Leo's not only dealing with his anger at his father, but also at his frustration with his stepsister, Brooke (Brooke's father, Abby's ex, is currently married to Leo's mother, Nathan's ex). Brooke, affectionate but rather naive, is free with her hugs and kisses, especially when it comes Leo. Just out of a less-than-ideal first sexual relationship, Brooke wants love and affection, and tries to get it from her stepbrother, roughhousing with him in that way that young adults sometimes do, pushing past then withdrawing back across the boundary between childish wrangling and adult sexualized play. Given that they are step-siblings, and that Brooke's father has threatened Leo against engaging with Brooke in any sexual manner, Leo's feelings about Brooke's actions are more than a little mixed. I can't recall another adult romance novel that addresses the issue of adolescent female sexual aggression at all, never mind in a way that doesn't point the blame at one or other of the parties involved. Sorenson has a real gift for exploring teen sexuality in a nuanced, sympathetic, sex-positive, feminist way; I'm eager to see how Leo and Brooke's relationship (unresolved at the end of this book) plays out in a later work (although I'd appreciate it if Brooke were not placed in the victim's role—being in an earthquake AND being kidnapped seem quite enough for one girl to take...)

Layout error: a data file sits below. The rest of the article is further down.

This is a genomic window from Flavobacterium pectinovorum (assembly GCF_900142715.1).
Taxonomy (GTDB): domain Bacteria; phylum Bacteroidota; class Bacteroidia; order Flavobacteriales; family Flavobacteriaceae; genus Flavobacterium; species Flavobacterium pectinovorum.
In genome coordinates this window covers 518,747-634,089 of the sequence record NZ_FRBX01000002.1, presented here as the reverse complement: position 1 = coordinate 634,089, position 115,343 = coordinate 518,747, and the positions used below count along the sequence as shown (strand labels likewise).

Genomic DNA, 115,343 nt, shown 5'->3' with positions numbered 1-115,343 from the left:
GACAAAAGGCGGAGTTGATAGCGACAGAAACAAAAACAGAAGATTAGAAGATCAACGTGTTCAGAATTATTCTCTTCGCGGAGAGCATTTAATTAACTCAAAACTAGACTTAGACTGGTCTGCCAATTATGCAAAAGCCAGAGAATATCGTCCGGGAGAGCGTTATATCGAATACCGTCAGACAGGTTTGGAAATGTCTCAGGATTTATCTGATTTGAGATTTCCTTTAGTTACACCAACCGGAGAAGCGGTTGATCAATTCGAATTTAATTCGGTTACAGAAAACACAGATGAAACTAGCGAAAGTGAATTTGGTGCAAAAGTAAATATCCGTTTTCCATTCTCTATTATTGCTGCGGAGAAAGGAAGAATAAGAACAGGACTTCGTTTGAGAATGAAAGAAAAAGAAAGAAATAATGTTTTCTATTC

So, Jill Sorenson: thanks for proving me wrong. Romantic suspense can be feminist. Particularly when it is written by you.

Photo/illustration credits:
Stop violence: Trauma, Violence, and Human Rights

Jill SorensonBackwoods
Harlequin, 2014


  1. I'm so thrilled to read this post!